"God and faith tend to be taboo subjects for YA fiction," says Cathryn Clinton, whose debut novel, The Calling (Candlewick), introduces a heroine who is not only a firm believer in God but has a calling: Esta Lea, a 12-year-old Southerner, comes from a long line of preachers and discovers that she herself can use faith to heal others. The novel has been praised for its rich, Southern-style storytelling, its supportive but non-preachy approach to religion and its humor. Fans impressed by Clinton's imagination might be startled to hear her say that most of the episodes in the novel, from the miraculous restoration of a blind girl's vision to an offbeat funeral scene, are true or composites of real events.
Like Esta Lea, Clinton comes from a long line of preachers (and a long line of Southern storytellers). Her parents raised her first as a Baptist, and then, as their own orientations changed, involved the family in other churches and missions. In the '70s, as a student attending a conservative boarding school in Asheville, N.C., she began to "work on my own personal faith issues," and that grappling continues to this day. Her husband of 24 years, whom she met during college, shares her faith: he worked as a Mennonite minister for 15 years and together they founded a church in Lancaster, Pa.
Married while still in college, she moved from Florida to attend school with her husband at the University of Iowa. She had two children (who are now 23 and 20), and spent the next 14 years taking courses, one per semester, to earn a B.A. in English. The idea of writing had never occurred to her--but the poets and writers assembled on campus for the famous Iowa Writers' Workshop exerted a profound influence on her.
Clinton wrote and published a few poems, mostly in Mennonite magazines. In reading to her children, she became interested in writing picture books, and published one with a small religion house. Meanwhile, her family was becoming increasingly involved in churches investigating faith healing, in part motivated by the presence of a rare and incurable genetic disease within the family. The story of the blind girl, she says, is "word for word" what her brother witnessed as a member of the Vineyard Christian Fellowship, which she describes as an independent charismatic church.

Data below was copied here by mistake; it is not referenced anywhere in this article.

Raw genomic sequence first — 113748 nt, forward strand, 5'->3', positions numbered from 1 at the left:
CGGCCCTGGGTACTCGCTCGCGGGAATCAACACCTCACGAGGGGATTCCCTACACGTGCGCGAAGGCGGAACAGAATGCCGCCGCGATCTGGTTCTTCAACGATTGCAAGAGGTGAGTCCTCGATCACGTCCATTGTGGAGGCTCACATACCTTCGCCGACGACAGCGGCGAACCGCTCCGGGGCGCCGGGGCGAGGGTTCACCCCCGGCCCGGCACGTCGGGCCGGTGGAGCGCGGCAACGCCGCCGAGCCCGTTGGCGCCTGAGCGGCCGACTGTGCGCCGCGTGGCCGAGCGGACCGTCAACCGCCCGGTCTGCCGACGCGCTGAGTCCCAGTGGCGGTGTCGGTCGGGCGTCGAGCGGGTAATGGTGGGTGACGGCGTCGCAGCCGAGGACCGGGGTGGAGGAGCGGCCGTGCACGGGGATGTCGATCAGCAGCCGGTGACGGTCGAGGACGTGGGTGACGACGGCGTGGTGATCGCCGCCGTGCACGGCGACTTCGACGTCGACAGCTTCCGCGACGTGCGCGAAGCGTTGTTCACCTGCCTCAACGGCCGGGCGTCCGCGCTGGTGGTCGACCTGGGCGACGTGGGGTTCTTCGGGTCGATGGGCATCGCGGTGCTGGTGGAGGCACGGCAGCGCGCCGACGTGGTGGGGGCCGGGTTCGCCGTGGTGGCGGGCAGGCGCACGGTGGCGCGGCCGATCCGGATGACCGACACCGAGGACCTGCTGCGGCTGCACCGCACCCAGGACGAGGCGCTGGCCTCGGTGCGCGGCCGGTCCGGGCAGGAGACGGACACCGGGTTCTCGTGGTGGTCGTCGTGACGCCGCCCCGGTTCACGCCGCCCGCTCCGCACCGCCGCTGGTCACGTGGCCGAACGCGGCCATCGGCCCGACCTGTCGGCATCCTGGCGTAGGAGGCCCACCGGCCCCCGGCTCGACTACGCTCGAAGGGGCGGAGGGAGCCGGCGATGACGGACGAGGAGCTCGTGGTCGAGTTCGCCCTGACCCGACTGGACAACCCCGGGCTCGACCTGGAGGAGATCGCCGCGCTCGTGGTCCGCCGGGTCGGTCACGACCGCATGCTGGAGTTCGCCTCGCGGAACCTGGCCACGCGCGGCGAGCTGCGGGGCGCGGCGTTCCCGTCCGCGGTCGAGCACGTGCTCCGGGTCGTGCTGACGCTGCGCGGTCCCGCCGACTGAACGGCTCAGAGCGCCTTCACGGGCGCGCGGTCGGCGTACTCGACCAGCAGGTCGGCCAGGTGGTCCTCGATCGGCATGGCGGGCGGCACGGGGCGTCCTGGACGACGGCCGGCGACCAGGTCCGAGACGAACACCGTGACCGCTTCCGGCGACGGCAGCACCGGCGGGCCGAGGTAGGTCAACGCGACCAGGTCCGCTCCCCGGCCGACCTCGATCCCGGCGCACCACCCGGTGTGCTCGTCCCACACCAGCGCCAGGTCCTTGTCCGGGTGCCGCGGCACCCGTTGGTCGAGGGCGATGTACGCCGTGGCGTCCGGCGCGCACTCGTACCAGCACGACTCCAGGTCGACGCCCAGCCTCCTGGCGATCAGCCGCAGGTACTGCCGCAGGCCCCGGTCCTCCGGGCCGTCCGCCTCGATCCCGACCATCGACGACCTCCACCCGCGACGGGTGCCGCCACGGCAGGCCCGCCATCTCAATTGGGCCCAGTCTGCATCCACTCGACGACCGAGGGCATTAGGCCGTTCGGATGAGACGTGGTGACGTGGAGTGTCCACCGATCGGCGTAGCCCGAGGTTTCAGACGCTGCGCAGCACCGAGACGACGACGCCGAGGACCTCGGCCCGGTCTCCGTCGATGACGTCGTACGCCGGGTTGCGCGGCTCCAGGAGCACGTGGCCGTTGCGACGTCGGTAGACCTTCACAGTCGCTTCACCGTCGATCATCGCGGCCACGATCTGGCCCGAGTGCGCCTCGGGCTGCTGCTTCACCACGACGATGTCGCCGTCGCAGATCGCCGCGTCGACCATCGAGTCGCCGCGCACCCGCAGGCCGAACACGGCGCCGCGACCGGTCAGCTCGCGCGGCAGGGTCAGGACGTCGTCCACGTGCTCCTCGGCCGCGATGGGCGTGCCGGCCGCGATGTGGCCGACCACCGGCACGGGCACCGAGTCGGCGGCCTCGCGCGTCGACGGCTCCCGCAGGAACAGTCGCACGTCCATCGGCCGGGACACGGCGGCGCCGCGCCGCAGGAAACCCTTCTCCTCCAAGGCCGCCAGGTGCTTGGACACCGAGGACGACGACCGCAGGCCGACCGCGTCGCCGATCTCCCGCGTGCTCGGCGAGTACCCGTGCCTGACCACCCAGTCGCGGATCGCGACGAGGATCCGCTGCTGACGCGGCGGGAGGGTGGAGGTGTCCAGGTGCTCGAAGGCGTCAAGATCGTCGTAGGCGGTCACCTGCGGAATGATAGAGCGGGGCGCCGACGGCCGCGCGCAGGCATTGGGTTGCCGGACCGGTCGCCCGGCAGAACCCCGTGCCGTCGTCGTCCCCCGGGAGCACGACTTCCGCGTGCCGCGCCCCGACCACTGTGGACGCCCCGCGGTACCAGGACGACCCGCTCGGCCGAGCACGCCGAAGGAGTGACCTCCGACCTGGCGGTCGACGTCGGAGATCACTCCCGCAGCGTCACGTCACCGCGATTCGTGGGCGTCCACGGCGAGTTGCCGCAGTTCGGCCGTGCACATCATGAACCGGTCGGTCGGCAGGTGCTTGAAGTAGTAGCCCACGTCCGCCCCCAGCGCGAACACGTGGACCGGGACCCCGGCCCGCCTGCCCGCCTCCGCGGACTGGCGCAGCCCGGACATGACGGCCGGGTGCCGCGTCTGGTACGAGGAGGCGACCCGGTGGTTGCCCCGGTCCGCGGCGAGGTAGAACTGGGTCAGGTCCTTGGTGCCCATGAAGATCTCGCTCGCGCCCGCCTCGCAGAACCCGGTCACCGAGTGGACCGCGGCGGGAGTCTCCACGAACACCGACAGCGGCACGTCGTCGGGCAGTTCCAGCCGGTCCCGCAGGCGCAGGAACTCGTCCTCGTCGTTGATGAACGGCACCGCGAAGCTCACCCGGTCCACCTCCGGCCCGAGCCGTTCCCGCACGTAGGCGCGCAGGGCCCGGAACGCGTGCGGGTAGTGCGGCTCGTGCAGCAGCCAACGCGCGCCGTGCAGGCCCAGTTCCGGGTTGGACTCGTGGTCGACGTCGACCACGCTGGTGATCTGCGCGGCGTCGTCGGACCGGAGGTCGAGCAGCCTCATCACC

As her children grew, Clinton wanted to further her own education, and, choosing between attending a seminary and pursuing her writing, she enrolled in Vermont College's MFA program in Writing for Children. Planning to write picture books if she could not pursue her poetry, she was taken in hand by Norma Fox Mazer, who, along with other faculty, persuaded her that she had to try fiction. "It never occurred to me to write a novel," Clinton recalls. "I thought it was way beyond me. Between writing picture books and poems, I was used to writing 'small.' "
Clinton wrote not one but two novels, under the tutelage of first Mazer and later Candlewick editor Amy Ehrlich, who also was teaching at Vermont. "Amy looked at my manuscripts and said, 'I can do something with these.' And she did!" They went through five drafts for The Calling. Ehrlich was equally enthusiastic about the other novel, A Stone in My Hand, about a Palestinian girl living in the Gaza Strip whose father is killed in a bus bombing.
" 'I've got a great graduation gift for you,' " Clinton recalls Ehrlich telling her as the MFA program ended: Ehrlich presented her with contracts for both books on the same day (the other is A Stone in My Hand). Clinton was overjoyed and amazed--she hadn't thought of trying to sell the manuscripts. With The Calling, she thought the religious content would scare off trade houses and the comedic approach would not fit in with a religion house's line.
Clinton, surprised by the positive reception for her novel, modestly expresses her hopes. "I want to be able to say it's okay to question, and as readers are asking those serious questions, I want them to be able to laugh, too."